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# 142589 18-Mar-2014 09:51
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We're running a project at work, part of this requires us to copy over 12 million files and the same if not more in folders, over to another machine.

We want to do verification that all the files are there,i.e. compare the prod system to the new system we are implementing.

I've tried using an MD5 checker, which eventually bombed out because there are just so many files and folders.


I'm trying a method I wrote in powershell to check that all the files are the same and exist (note, not MD5 check or anything), we are just wanting to find out where/if we are missing gaps, but I've had it running for over 24 hours and it's only scanned 3.5 days of each year, across 8 years worth of data. so it's going to take AGGGGES.



Md5 would be nice, but it's the highest priority at this stage, but would like it to come later.


Any ideas on what I may be able to do? 





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Vocus

  # 1007902 18-Mar-2014 09:55
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Can you do a dump of filename, size, and MD5 on each machine, then compare them?  May be quicker this way than doing the whole thing from one end.

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  # 1007927 18-Mar-2014 10:33
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Are you sure a filesystem is the best way to store that many files? Object orientated would be better?




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  # 1007930 18-Mar-2014 10:37
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Hi guys,

ubergeeknz: Can you do a dump of filename, size, and MD5 on each machine, then compare them?  May be quicker this way than doing the whole thing from one end.


The powershell script I wrote just pulls the relative file/folder path in plain text and puts it in a text file. Unfortunately the paths can be quite long, even relative, so this isn't working quite as well as I had hoped.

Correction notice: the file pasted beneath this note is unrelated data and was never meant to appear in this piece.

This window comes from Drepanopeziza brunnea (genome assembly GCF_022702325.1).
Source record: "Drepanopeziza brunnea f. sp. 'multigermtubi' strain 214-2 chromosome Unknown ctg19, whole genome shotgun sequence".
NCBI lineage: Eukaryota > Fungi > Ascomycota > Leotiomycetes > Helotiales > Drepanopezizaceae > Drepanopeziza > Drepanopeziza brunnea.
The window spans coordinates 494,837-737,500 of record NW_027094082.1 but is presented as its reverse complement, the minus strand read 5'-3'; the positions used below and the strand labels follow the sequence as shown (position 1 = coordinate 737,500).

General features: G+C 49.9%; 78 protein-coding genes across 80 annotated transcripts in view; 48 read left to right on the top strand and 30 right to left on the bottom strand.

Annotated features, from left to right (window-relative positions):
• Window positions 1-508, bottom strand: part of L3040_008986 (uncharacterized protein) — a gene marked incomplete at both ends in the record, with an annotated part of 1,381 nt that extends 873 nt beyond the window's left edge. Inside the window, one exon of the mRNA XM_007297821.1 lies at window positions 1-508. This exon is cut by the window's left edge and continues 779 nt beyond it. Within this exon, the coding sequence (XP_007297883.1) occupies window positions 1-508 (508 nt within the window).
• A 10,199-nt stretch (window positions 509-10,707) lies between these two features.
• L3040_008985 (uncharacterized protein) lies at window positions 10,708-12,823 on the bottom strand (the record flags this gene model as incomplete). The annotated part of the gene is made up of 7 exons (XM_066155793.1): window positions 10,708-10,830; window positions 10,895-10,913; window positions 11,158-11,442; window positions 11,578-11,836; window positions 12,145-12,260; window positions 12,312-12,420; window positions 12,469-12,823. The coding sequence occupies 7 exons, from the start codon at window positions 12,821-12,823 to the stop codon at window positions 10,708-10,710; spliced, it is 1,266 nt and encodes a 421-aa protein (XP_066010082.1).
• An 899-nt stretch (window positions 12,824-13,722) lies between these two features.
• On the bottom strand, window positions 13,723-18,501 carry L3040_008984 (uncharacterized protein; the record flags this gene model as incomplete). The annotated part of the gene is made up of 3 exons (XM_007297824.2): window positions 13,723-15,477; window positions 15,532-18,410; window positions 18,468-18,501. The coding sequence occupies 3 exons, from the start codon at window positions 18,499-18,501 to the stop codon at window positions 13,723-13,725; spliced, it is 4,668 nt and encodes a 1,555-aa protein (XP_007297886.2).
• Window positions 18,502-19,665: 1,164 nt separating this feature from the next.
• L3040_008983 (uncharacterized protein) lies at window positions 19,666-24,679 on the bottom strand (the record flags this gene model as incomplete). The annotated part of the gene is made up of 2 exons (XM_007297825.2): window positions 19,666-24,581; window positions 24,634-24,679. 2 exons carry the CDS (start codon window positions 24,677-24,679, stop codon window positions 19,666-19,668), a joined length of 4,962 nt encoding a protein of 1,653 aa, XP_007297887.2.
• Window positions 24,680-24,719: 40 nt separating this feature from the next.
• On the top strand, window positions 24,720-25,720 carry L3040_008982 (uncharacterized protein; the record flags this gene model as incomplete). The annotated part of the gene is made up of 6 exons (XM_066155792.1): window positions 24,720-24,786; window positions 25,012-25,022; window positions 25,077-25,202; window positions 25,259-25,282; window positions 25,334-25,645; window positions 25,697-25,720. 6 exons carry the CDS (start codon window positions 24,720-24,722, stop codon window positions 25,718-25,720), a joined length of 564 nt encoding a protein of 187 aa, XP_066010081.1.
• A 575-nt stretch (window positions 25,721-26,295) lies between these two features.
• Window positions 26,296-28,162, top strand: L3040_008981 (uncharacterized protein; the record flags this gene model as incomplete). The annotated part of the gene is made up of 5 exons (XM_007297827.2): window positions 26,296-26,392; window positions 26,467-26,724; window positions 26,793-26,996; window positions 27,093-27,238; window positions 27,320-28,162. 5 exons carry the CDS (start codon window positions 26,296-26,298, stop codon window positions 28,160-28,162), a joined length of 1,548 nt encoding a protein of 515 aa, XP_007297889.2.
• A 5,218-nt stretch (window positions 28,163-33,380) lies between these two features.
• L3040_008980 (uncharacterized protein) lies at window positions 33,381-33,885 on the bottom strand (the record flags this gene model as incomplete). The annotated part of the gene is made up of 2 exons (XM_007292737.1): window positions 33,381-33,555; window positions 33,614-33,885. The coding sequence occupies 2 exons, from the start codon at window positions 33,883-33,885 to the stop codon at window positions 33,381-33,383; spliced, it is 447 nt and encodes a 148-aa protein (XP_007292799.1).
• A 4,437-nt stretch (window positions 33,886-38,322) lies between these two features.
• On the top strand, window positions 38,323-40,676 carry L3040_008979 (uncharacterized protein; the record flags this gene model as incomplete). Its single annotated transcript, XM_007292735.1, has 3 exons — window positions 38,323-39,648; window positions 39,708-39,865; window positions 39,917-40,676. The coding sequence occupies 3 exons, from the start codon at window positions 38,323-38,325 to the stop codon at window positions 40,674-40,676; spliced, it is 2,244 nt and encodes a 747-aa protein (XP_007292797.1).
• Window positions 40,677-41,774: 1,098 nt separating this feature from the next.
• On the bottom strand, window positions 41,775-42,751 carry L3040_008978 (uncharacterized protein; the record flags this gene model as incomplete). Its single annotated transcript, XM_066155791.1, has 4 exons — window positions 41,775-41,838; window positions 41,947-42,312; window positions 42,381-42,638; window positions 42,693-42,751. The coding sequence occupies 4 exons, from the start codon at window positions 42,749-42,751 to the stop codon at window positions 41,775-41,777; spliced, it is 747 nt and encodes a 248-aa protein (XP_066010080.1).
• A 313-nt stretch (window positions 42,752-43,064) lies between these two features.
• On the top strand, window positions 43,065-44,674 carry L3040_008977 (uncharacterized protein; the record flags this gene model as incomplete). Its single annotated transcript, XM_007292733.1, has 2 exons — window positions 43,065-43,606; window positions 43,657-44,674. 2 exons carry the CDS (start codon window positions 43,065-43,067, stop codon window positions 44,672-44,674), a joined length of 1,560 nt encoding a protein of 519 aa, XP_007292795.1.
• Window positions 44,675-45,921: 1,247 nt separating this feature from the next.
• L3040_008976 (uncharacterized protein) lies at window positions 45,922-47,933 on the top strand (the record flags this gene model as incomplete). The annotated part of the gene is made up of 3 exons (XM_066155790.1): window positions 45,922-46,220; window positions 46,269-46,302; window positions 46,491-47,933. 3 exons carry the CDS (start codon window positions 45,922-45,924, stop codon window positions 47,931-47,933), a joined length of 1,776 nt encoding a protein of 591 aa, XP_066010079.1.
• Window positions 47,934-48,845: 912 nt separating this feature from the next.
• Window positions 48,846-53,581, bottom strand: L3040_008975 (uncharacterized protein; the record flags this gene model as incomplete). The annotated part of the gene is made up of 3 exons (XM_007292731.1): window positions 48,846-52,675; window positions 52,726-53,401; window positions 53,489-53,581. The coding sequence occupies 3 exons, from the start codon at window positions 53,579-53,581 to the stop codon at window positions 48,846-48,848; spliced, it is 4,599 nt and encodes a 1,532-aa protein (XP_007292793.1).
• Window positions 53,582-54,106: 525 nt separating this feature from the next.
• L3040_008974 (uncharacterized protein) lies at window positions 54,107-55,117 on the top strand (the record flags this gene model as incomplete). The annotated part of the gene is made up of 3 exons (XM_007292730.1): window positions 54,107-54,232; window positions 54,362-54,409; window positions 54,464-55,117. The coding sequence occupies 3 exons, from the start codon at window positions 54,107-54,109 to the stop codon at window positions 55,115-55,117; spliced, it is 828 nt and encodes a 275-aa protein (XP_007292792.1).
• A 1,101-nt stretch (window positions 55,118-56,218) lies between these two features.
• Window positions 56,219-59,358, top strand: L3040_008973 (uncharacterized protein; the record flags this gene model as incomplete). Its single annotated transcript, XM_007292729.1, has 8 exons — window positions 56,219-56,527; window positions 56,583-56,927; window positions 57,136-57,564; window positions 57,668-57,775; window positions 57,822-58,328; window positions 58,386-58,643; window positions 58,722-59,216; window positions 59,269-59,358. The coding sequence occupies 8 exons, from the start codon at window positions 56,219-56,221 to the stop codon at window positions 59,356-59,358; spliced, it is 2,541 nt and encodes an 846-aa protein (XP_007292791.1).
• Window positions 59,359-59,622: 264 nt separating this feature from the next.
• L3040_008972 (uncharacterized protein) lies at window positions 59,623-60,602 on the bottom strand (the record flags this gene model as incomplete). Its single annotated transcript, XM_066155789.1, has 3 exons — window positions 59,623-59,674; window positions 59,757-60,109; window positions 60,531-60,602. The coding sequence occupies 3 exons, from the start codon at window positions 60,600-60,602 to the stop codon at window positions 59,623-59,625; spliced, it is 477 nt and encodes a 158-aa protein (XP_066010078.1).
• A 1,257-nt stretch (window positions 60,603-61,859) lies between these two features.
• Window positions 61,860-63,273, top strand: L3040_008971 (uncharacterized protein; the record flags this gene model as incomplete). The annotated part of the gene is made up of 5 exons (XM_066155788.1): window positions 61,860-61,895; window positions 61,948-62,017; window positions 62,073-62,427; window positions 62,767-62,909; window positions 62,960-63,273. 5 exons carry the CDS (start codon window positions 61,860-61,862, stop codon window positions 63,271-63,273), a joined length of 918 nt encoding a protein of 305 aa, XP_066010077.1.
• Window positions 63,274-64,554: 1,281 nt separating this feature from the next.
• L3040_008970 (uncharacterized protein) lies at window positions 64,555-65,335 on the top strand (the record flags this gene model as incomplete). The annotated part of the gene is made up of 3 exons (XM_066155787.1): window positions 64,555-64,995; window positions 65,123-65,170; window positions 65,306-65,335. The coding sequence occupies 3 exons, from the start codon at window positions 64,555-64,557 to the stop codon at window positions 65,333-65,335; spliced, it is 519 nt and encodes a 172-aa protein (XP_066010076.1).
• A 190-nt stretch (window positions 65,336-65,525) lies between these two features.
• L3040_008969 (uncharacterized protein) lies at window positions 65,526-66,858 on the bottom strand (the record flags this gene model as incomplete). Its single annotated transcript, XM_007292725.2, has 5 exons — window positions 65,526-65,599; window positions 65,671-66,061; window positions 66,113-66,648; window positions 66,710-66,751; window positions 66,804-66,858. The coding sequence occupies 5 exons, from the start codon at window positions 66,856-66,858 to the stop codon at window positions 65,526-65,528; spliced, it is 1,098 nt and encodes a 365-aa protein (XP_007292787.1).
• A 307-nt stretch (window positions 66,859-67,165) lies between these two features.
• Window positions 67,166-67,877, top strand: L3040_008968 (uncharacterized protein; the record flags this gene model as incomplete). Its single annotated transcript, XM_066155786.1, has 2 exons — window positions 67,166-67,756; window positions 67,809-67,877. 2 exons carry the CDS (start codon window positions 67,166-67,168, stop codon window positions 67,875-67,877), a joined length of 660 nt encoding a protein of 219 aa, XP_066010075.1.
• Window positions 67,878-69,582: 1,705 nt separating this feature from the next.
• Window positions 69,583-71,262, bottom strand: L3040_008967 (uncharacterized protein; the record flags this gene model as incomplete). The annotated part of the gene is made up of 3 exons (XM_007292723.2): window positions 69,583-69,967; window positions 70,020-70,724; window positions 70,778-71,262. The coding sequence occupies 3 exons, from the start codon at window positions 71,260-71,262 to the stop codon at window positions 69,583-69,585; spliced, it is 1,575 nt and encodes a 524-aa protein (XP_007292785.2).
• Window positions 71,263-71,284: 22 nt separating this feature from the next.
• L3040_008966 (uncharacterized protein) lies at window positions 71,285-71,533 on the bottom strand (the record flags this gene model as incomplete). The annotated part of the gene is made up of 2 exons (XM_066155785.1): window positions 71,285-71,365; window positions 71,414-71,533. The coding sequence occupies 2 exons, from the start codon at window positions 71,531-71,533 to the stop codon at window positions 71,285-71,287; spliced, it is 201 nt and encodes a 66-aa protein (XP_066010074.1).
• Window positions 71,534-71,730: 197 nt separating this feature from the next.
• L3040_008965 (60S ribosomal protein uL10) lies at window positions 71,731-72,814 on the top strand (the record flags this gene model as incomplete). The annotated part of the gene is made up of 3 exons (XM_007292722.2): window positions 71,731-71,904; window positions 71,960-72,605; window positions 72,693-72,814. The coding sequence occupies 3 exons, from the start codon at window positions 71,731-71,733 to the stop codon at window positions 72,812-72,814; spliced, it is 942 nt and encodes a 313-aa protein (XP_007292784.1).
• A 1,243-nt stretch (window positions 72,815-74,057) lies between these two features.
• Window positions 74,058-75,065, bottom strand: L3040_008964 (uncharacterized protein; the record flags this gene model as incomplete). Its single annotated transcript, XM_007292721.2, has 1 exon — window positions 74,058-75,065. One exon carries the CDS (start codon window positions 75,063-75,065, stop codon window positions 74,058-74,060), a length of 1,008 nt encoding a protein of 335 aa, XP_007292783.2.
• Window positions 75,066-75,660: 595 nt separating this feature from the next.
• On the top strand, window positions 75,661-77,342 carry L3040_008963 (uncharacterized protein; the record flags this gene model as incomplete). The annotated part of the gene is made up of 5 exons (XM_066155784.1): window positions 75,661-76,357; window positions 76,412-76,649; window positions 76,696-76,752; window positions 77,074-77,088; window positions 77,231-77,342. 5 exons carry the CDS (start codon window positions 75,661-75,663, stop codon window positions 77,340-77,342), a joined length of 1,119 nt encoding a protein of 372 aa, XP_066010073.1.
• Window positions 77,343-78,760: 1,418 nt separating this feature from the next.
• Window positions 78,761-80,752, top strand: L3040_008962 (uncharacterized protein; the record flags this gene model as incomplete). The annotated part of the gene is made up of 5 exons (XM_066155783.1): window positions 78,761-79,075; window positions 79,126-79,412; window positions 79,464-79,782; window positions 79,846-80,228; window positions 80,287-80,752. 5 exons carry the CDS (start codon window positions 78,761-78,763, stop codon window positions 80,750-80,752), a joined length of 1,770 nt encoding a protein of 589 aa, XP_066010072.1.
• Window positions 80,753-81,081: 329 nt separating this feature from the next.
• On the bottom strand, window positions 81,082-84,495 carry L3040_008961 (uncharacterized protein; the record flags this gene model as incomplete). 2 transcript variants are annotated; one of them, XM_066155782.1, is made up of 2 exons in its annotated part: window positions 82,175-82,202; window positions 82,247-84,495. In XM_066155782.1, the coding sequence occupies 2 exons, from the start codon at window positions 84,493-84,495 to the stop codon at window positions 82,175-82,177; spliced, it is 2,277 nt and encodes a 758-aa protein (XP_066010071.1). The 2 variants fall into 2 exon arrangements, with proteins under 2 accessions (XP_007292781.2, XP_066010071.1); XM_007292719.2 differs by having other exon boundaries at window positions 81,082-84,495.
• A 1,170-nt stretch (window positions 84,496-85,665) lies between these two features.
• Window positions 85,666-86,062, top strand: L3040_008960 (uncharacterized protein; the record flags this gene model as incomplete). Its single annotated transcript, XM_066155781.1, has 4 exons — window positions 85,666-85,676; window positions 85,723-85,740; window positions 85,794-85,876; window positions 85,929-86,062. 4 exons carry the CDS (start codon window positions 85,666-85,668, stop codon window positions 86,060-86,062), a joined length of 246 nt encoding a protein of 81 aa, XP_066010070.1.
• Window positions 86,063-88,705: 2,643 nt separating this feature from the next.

Adding file size and MD5 would probably kill it faster :) 

Zeon: Are you sure a filesystem is the best way to store that many files? Object orientated would be better?


You're dead right, but it's not my choice. It's a technical limitation of the software the files are for. The developers decided that was the way to do it when they developed it. So this is what we are stuck with.





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  # 1007936 18-Mar-2014 10:42
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Surely regardless of the number of files it is just a matter of time to process them all?  What kind of limitation are you running into?



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  # 1007938 18-Mar-2014 10:43
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I use Beyond Compare quite often to compare specific files, but it had a file\folder match too.
Not sure how it would handle that many files (what the limitations of the trial are) but might be worth a shot?

http://www.scootersoftware.com/moreinfo.php




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  # 1007942 18-Mar-2014 10:44
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ubergeeknz: Surely regardless of the number of files it is just a matter of time to process them all?  What kind of limitation are you running into?




EDIT: Sorry, just saw you might be speaking about the actual software its for. It's for a call recording suite called Verint. Unfortunately we are on an old version, so they may have changed it in later versions on how they store files, but for our version it's just files in a folder structure, then a database for lookup if I remember correctly for the web-end, which contains location data to where the file is located.



Using an Md5 tool, the limitation I ran into was that the tool crashed, which I presume ony happened because there is such a large structure of files and folders.